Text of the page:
In 1978 Cincinnati Reds’ manager Sparky Anderson, referring to the San Francisco Giants’ mound corps, said, “That’s the best pitching staff in baseball and Knepper is their best pitcher.”1 A year later, future Hall of Famer Willie McCovey echoed this sentiment when he compared his club’s rotation to the Los Angeles Dodgers’ fearsome staffs of the preceding decade. Stretch’s teammate, former Giants ace John Montefusco, weighed in as well: “Knepper might be another Sandy Koufax. He’s got everything. The guys don’t even want to face him in batting practice. A cinch 25-game winner someday.”2
The extraordinary exuberance, built upon a successful 1978, evaporated a year later when Knepper and the Giants fell to a disappointing 91-loss season. Knepper’s collapse was the start of many on-again, off-again seasons that later prompted the suggestion that “[h]e’s either terribly overdue or terribly overrated.”3 A remarkably cool and unemotional athlete, the left-handed hurler was often unfairly criticized for a perceived uncaring attitude. “When I’m pitching good, the word is ‘unflappable,’ and that means good,” Knepper said, smiling. “When I’m pitching bad, it’s said, ‘He doesn’t care because he doesn’t scream and throw his glove on the ground.’… I see myself as Bob Knepper, the guy with the potential to be a great pitcher.”4
Robert Wesley Knepper was born on May 25, 1954, the middle of three children (and the only son) of Adrian Wesley and Barbara Lee (Boyers) Knepper, in Akron, Ohio. The Knepper family had set down roots as farmers in southwest Pennsylvania at the turn of the 19th century. In the early 1800s, the family moved to Ohio.5 Farming remained their tradition until Harry Knepper, Bob’s grandfather, became a mechanic. Adrian eventually established himself as a secondary school teacher. On June 18, 1949, he married Barbara (her father, Robert Hayes Boyers, a West Virginia native, was the likely inspiration for Bob’s given name). In 1963, the young family moved to Napa Valley, California.6 There Adrian was a teacher at Calistoga High School.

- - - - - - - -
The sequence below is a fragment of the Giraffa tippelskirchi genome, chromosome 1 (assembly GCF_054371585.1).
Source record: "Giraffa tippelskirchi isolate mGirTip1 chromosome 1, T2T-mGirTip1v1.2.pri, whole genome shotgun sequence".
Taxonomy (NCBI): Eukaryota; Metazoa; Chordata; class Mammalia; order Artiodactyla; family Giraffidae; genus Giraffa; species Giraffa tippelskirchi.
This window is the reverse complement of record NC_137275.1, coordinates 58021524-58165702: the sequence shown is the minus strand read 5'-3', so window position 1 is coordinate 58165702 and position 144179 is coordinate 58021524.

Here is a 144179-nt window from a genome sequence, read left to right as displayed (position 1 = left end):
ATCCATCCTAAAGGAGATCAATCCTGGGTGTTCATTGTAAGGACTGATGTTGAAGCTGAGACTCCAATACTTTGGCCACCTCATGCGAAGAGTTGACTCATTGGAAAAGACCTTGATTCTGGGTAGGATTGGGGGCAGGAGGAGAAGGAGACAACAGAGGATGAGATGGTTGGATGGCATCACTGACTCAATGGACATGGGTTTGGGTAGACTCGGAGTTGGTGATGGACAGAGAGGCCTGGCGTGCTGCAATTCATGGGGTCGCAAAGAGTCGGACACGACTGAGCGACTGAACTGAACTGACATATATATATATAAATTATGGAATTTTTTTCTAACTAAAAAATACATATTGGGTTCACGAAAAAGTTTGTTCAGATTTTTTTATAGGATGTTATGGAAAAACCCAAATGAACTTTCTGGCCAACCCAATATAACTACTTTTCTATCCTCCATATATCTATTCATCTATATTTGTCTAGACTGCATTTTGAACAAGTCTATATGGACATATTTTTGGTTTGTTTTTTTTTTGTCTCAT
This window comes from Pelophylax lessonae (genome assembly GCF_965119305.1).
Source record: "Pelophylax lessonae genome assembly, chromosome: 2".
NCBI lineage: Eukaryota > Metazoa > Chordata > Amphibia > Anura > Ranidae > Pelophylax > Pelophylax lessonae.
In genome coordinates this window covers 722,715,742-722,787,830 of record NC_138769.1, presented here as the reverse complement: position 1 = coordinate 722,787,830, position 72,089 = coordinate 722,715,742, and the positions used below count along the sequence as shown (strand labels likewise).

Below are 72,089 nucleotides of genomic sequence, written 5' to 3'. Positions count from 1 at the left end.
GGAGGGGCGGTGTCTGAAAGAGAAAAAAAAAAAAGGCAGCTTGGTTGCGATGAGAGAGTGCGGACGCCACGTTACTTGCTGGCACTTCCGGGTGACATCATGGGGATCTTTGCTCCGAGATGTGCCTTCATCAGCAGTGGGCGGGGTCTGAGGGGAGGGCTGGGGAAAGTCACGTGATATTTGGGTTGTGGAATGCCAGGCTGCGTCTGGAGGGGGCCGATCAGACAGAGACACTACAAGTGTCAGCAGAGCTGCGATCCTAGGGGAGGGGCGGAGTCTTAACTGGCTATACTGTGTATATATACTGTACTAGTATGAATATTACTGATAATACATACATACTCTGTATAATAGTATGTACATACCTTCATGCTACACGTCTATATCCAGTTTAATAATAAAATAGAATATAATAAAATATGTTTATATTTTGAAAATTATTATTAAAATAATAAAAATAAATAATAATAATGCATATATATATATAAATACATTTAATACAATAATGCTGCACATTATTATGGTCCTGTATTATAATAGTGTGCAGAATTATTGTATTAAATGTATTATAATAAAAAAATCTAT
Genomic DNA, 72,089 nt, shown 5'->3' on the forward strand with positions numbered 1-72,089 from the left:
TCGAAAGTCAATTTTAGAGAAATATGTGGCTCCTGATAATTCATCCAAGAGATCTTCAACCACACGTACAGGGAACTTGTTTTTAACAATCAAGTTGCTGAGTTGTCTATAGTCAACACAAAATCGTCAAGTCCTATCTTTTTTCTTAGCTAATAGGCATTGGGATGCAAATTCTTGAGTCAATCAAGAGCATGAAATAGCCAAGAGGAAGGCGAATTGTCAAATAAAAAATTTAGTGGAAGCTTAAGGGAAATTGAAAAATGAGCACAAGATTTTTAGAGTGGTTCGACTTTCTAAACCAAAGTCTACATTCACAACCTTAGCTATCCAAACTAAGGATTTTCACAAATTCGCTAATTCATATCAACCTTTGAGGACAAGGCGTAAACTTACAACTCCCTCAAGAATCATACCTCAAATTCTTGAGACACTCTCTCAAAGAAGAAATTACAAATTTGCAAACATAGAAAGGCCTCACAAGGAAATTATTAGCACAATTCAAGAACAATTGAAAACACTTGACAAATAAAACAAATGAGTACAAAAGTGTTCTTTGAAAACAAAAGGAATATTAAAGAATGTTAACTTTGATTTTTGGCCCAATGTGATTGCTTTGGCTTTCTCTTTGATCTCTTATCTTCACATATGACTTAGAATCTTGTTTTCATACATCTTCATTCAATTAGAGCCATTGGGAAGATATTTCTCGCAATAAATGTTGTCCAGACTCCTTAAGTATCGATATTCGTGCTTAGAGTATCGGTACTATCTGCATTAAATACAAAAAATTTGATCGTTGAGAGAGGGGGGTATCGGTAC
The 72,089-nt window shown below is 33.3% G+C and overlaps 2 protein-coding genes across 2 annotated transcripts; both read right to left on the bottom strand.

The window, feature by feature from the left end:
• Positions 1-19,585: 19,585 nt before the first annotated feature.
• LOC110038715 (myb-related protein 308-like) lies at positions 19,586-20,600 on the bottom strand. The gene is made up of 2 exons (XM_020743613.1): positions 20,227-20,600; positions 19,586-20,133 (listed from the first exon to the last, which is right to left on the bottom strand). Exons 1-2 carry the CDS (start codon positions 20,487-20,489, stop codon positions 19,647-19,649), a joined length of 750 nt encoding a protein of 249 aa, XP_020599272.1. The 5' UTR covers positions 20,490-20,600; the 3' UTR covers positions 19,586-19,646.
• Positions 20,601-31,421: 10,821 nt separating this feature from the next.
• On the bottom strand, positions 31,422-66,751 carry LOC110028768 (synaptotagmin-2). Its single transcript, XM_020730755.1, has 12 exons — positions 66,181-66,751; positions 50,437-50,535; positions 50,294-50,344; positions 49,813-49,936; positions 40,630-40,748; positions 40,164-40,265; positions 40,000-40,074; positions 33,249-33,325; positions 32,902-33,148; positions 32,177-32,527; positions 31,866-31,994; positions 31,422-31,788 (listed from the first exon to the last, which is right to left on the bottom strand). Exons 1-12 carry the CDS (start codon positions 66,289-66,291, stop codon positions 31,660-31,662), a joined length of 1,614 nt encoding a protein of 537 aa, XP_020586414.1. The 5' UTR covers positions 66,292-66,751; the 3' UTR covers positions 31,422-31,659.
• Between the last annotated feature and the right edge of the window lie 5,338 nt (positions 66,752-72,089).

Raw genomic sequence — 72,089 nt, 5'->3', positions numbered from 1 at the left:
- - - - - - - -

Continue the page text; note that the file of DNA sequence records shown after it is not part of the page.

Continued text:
Bob Knepper established a broad athletic résumé at Calistoga High, including football. But proximity to San Francisco’s Candlestick Park – the Kneppers lived only 80 miles north – likely influenced their son’s future. Bob was heavily scouted by a variety of major league clubs, but the Giants assigned no fewer than four scouts to monitor him at different times. Hall of Fame lefty Carl Hubbell was present when Knepper struck out 22 opponents in a nine-inning game in St. Helena, California. After his high school graduation, Knepper was selected by the Giants in the second round of the 1972 amateur draft (a class rich in pitching talent).7 Signed by scout Gary Hughes, the 18-year-old proceeded to Great Falls, Montana, where he placed among the Pioneer (Rookie) League leaders in nearly every pitching category: 7-1, 1.46, with a league-best 1.059 WHIP.
Knepper spent the next year with two Class A affiliates, posting diametrically opposite results. Initially assigned to the Decatur (Illinois) Commodores in the Midwest League, on May 19, 1973, Knepper foiled the Wisconsin Rapids in a four-hit, 1-0 win. He went 3-0, 0.86, with 16 strikeouts in his last three games before his transfer to Fresno in the California League. Reasons for the transfer are unclear, but it appears the Giants sought to monitor Knepper more closely. He won his first two decisions with Fresno before the bottom fell out. Knepper finished 2-8, 4.06, in 13 appearances.
No such challenges surfaced when Knepper was reassigned to Fresno in 1974. A brilliant start was capped by a 7-0, 2.90 record in his final 11 appearances. He became the California League’s first 20-game winner in 13 years. Knepper also led the circuit in starts (30), innings pitched (238), strikeouts (247) and tied righty Mike Parrott for complete games (16). Shortly after his selection as a circuit All-Star, Knepper led the Fresno Giants to a championship with a six-hit shutout on September 5, followed by a relief win in the series clincher three days later. In November the Topps Chewing Gum Company chose Knepper among the nationwide Class A All-Stars. He spent the winter in the Arizona Instructional League.
Knepper was the youngest player on San Francisco’s 1975 40-man roster, yet the Giants appear to have strongly contemplated promoting him to the majors: he was not assigned until days before the season started. He was advanced to Class AAA Phoenix, where he spent the bulk of the next two years. A promising start in the Pacific Coast League ensued when Knepper tossed a three-hit shutout against the Tucson Toros on April 29, 1975. Two weeks later, he had a 4-1 record before a sore arm contributed to a middling season (11-11, 4.59).
In 1976 Knepper found much greater success, and far less pain, after manager Rocky Bridges changed his delivery. On May 20 Knepper yielded only a leadoff infield single and a second-inning walk in shutting out the Spokane Indians. Possessing “one of the best curveballs in the business,”8 Knepper placed among the league leaders in a variety of pitching categories as he earned selection to the circuit’s All-Star squad. The success earned him a late-season call-up to San Francisco.